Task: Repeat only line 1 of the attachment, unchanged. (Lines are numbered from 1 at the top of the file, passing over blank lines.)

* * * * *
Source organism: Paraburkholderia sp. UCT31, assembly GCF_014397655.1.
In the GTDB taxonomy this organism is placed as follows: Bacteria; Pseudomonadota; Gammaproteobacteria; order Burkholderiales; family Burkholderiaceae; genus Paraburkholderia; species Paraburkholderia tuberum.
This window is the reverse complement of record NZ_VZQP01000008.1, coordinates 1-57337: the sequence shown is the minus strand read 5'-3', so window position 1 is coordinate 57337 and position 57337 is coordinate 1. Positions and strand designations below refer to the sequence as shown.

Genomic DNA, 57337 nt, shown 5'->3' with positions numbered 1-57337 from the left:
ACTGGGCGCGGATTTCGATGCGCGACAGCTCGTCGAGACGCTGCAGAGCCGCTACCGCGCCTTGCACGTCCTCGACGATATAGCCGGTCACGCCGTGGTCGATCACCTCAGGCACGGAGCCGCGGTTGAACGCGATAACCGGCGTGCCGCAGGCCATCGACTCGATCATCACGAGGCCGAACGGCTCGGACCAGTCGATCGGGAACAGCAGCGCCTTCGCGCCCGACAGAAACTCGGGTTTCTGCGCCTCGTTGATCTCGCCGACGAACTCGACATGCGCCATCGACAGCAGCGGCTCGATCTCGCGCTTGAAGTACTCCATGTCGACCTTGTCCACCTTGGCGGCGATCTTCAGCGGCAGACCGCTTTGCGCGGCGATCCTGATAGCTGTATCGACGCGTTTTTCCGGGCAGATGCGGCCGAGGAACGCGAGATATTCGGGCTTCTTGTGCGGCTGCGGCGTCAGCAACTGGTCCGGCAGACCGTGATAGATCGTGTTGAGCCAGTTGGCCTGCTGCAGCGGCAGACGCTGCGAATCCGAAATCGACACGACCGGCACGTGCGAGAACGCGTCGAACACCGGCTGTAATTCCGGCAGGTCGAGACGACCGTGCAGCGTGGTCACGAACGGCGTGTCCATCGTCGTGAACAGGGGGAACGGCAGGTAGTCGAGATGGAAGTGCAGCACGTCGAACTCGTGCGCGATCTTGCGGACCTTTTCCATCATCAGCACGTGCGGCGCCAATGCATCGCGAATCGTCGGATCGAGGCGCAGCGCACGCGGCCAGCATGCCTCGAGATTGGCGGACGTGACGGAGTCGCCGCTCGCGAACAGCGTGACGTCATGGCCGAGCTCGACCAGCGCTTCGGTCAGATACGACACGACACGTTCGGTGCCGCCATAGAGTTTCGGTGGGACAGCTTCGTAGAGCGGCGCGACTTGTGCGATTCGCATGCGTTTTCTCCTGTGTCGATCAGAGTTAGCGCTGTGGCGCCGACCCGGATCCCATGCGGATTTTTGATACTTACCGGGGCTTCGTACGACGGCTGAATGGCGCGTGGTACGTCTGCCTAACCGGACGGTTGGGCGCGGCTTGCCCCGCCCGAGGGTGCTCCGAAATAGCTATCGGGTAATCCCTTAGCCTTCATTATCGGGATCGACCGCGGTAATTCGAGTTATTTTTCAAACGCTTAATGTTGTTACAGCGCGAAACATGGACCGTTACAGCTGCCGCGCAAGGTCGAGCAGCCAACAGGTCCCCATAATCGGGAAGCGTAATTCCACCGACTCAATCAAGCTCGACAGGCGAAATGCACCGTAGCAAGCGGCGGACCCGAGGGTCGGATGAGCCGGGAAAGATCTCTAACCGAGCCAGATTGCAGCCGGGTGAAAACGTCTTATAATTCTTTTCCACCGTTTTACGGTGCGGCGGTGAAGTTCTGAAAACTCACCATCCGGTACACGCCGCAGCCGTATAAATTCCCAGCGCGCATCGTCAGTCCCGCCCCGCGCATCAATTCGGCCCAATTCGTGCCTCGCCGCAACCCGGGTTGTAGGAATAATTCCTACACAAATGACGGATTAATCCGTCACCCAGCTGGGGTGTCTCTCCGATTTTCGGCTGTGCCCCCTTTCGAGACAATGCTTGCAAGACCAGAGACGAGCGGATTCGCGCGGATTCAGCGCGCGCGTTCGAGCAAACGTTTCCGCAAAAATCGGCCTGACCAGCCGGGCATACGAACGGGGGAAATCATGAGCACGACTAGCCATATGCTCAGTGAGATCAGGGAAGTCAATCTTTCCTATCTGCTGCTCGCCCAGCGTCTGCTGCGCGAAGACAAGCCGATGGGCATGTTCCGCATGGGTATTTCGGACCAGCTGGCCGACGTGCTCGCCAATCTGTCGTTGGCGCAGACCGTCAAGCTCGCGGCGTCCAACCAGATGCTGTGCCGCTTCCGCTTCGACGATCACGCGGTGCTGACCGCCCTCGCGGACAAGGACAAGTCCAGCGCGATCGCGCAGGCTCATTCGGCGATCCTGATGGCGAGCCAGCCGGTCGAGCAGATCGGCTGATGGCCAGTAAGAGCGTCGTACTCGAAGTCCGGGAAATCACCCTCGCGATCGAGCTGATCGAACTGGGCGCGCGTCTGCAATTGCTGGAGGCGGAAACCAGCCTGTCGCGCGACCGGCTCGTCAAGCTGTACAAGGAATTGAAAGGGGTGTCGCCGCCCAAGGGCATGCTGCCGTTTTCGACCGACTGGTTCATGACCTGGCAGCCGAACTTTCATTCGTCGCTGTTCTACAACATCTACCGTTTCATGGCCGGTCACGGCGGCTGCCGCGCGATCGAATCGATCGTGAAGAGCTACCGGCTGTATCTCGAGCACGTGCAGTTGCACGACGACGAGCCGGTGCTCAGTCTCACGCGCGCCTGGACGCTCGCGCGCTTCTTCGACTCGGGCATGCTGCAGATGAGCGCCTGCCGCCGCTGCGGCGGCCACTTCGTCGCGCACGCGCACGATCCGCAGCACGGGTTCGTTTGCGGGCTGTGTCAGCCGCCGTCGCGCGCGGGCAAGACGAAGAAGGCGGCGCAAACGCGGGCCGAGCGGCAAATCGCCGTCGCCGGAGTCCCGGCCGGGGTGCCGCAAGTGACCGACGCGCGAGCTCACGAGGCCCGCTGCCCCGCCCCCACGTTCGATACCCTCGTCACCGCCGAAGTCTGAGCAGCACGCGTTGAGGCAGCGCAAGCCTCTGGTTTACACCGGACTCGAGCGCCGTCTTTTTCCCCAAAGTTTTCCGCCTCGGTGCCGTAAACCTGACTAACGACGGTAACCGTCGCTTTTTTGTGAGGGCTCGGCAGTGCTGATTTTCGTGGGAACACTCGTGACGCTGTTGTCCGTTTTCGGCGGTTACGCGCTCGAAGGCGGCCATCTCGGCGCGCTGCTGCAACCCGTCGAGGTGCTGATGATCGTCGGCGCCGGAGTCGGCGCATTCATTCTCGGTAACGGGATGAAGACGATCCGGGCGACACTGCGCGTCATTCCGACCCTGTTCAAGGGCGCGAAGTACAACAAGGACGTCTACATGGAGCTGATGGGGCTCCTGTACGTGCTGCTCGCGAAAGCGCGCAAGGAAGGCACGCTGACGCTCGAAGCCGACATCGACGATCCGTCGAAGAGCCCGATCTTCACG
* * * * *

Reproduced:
Source organism: Paraburkholderia sp. UCT31, assembly GCF_014397655.1.